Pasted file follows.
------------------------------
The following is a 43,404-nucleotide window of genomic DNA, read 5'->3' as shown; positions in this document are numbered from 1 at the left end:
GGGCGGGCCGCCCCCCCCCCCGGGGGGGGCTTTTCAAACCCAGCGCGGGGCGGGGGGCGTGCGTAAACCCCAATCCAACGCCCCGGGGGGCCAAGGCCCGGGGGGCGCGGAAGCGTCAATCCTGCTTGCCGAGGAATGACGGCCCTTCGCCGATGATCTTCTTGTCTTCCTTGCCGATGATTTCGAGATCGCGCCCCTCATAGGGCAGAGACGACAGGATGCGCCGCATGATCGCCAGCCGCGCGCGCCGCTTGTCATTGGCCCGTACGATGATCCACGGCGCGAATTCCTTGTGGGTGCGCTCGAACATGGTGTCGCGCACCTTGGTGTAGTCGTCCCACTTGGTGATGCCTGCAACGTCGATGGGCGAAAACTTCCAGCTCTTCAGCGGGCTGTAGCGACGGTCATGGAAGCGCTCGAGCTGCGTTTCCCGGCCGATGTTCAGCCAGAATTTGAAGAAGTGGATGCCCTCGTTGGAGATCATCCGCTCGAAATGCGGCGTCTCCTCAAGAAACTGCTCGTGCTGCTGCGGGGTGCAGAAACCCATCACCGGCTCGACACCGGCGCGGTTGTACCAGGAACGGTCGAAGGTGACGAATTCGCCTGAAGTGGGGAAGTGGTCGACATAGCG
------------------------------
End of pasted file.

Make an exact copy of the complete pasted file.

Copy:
The following is a 43,404-nucleotide window of genomic DNA, read 5'->3' as shown; positions in this document are numbered from 1 at the left end:
GGGCGGGCCGCCCCCCCCCCCGGGGGGGGCTTTTCAAACCCAGCGCGGGGCGGGGGGCGTGCGTAAACCCCAATCCAACGCCCCGGGGGGCCAAGGCCCGGGGGGCGCGGAAGCGTCAATCCTGCTTGCCGAGGAATGACGGCCCTTCGCCGATGATCTTCTTGTCTTCCTTGCCGATGATTTCGAGATCGCGCCCCTCATAGGGCAGAGACGACAGGATGCGCCGCATGATCGCCAGCCGCGCGCGCCGCTTGTCATTGGCCCGTACGATGATCCACGGCGCGAATTCCTTGTGGGTGCGCTCGAACATGGTGTCGCGCACCTTGGTGTAGTCGTCCCACTTGGTGATGCCTGCAACGTCGATGGGCGAAAACTTCCAGCTCTTCAGCGGGCTGTAGCGACGGTCATGGAAGCGCTCGAGCTGCGTTTCCCGGCCGATGTTCAGCCAGAATTTGAAGAAGTGGATGCCCTCGTTGGAGATCATCCGCTCGAAATGCGGCGTCTCCTCAAGAAACTGCTCGTGCTGCTGCGGGGTGCAGAAACCCATCACCGGCTCGACACCGGCGCGGTTGTACCAGGAACGGTCGAAGGTGACGAATTCGCCTGAAGTGGGGAAGTGGTCGACATAGCG